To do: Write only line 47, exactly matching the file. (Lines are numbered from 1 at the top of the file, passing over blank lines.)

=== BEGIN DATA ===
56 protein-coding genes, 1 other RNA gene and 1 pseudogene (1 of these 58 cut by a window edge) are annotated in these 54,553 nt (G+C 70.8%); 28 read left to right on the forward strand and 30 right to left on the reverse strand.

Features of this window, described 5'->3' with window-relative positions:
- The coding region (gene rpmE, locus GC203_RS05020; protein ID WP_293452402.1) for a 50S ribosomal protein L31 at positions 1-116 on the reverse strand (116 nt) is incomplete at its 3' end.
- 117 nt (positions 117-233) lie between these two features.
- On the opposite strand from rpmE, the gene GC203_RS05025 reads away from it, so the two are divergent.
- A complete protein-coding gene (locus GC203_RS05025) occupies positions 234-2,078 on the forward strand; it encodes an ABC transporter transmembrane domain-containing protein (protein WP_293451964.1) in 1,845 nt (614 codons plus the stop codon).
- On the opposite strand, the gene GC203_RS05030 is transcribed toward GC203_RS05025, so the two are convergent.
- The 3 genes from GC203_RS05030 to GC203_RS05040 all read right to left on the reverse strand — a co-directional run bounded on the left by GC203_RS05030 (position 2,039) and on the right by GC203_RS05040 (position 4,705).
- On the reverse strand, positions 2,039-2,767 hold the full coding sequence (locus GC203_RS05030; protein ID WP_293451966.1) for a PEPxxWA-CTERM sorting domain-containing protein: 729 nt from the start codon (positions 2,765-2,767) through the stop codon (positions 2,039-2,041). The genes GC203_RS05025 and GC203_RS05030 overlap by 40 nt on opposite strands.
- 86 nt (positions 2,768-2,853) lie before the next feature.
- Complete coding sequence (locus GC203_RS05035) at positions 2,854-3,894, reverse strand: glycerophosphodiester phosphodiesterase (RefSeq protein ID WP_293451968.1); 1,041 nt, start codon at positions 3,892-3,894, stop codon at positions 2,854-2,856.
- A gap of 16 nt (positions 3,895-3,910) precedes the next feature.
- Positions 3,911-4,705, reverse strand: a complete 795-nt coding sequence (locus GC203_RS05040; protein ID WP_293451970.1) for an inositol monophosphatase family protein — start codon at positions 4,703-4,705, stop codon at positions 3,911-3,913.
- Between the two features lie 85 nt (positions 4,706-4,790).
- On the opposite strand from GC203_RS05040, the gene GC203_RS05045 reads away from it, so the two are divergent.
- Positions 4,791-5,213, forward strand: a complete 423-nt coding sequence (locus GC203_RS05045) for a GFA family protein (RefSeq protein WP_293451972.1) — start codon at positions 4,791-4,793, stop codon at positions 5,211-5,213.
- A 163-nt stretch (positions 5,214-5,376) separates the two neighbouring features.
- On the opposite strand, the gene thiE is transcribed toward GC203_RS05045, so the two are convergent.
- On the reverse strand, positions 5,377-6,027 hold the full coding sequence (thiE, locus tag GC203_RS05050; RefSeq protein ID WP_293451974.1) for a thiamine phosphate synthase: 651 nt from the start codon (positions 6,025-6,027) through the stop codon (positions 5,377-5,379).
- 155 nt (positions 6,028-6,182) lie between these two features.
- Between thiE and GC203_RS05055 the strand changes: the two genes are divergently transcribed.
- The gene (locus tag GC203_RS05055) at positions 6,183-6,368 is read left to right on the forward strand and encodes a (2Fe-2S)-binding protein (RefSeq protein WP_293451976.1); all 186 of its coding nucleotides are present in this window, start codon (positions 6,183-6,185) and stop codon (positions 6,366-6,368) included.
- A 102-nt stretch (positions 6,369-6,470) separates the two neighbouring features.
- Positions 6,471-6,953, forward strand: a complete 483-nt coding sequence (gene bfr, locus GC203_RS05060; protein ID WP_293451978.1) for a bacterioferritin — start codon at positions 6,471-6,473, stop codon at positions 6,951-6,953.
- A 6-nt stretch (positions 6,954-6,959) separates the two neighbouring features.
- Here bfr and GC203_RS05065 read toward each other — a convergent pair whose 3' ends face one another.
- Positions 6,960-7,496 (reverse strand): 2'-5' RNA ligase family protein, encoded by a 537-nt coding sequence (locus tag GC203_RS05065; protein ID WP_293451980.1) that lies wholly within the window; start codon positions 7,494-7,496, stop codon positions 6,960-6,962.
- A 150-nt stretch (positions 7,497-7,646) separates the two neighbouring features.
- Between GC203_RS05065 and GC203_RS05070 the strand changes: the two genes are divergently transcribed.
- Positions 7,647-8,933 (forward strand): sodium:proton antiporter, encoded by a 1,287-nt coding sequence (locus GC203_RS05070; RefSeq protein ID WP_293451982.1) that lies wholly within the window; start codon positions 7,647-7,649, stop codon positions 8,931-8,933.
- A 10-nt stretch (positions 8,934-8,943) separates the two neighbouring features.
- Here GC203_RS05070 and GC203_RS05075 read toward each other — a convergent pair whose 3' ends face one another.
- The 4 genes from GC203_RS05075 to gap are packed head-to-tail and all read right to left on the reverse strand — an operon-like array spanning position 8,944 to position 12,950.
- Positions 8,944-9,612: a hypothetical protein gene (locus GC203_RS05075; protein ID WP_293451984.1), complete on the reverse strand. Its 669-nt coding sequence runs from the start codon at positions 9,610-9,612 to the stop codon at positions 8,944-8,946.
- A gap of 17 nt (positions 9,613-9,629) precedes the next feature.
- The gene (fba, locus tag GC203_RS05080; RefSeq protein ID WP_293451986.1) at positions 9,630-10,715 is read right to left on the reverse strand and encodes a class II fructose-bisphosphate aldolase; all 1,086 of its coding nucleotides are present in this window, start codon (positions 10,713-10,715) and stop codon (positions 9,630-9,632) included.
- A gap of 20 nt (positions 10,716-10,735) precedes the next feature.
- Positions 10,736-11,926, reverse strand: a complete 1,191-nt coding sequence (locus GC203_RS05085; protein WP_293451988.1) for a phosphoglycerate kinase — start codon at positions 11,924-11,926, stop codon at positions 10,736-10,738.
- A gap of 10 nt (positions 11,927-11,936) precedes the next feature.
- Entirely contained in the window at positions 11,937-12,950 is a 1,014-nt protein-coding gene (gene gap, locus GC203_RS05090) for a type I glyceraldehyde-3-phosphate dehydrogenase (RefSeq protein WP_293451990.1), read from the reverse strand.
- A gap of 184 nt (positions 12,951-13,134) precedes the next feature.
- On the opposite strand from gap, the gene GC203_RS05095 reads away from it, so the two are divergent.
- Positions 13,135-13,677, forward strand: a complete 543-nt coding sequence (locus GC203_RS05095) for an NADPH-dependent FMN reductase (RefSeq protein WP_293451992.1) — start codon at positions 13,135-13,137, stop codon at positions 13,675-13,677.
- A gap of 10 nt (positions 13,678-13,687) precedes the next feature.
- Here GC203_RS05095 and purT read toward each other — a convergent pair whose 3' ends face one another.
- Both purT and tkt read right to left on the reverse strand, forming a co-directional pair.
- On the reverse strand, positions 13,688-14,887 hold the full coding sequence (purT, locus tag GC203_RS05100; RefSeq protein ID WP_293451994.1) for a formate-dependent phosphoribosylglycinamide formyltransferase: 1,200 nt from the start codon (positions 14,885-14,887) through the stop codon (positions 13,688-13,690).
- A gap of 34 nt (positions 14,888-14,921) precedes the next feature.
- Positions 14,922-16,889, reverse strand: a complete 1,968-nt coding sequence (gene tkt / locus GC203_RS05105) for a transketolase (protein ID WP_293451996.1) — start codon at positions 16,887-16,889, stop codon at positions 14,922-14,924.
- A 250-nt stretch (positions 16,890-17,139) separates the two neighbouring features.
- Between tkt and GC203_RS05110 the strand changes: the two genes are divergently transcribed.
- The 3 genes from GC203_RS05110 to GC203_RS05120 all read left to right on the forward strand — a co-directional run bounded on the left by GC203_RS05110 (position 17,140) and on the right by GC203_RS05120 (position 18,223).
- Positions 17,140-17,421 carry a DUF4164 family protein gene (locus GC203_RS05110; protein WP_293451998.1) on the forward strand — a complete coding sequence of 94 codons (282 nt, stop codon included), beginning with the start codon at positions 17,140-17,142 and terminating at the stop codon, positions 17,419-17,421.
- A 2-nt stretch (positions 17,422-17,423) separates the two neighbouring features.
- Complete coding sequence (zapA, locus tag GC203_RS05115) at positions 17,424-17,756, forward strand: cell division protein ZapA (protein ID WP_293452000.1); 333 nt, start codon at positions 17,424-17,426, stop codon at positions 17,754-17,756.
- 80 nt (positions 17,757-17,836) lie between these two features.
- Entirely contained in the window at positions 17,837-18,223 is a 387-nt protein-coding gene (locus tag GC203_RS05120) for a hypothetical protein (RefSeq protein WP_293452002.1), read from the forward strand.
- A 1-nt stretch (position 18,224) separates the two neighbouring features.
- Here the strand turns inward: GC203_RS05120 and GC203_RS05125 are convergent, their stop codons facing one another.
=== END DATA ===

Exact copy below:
- On the reverse strand, positions 13,688-14,887 hold the full coding sequence (purT, locus tag GC203_RS05100; RefSeq protein ID WP_293451994.1) for a formate-dependent phosphoribosylglycinamide formyltransferase: 1,200 nt from the start codon (positions 14,885-14,887) through the stop codon (positions 13,688-13,690).